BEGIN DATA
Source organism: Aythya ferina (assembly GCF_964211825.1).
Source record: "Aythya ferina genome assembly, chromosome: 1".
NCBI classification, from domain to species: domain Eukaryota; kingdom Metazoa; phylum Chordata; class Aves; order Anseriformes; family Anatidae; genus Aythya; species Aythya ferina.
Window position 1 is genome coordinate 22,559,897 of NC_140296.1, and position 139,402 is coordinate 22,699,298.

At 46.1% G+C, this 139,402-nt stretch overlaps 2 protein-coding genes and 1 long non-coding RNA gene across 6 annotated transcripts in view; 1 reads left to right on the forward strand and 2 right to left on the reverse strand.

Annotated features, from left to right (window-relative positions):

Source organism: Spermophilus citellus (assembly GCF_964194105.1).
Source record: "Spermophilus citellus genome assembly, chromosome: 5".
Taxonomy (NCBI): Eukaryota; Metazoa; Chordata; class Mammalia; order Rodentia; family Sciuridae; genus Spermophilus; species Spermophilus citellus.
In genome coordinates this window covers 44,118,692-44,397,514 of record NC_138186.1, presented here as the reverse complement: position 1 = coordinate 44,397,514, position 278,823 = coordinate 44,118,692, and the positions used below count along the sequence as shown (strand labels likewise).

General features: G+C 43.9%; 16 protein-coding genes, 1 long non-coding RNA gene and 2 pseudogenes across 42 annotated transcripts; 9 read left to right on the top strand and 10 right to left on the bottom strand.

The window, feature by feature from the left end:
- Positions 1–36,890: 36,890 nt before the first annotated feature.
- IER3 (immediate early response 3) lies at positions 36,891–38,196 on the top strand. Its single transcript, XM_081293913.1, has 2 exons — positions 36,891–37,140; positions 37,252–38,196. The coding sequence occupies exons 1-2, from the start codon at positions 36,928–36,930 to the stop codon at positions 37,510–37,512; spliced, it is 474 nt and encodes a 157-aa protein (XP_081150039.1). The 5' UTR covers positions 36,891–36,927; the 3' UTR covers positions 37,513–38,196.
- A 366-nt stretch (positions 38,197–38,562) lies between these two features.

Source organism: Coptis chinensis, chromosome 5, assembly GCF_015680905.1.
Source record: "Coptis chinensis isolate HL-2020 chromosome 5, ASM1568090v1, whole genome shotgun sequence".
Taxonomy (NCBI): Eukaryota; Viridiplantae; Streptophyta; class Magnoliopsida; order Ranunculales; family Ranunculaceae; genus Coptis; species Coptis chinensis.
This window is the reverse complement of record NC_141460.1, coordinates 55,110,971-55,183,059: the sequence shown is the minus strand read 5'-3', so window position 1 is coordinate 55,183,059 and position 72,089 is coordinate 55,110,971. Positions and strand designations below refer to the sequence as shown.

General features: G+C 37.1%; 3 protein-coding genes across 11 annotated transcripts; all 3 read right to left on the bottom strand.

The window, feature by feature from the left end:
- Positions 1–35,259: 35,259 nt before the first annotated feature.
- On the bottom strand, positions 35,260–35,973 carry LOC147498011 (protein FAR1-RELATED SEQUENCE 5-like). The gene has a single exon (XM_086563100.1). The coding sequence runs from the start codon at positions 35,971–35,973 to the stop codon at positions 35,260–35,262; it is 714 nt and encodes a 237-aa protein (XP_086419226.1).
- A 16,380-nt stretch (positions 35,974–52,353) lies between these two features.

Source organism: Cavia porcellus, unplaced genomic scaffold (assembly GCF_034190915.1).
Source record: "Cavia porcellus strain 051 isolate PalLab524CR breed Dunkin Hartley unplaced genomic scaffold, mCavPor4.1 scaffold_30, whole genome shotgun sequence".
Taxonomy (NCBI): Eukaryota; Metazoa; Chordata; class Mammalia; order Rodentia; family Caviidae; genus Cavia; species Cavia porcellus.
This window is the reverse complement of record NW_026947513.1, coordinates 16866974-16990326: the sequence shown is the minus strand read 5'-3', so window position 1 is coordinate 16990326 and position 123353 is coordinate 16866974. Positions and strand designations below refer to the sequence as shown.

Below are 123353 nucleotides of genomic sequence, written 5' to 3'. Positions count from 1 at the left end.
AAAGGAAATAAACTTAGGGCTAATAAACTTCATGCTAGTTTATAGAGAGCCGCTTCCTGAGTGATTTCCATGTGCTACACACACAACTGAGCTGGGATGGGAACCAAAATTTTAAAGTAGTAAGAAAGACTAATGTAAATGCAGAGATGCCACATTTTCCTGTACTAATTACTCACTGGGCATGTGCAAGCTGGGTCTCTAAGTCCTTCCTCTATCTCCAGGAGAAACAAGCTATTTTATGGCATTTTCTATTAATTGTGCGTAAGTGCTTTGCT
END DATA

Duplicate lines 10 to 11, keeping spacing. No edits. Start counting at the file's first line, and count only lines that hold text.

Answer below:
In genome coordinates this window covers 44,118,692-44,397,514 of record NC_138186.1, presented here as the reverse complement: position 1 = coordinate 44,397,514, position 278,823 = coordinate 44,118,692, and the positions used below count along the sequence as shown (strand labels likewise).

General features: G+C 43.9%; 16 protein-coding genes, 1 long non-coding RNA gene and 2 pseudogenes across 42 annotated transcripts; 9 read left to right on the top strand and 10 right to left on the bottom strand.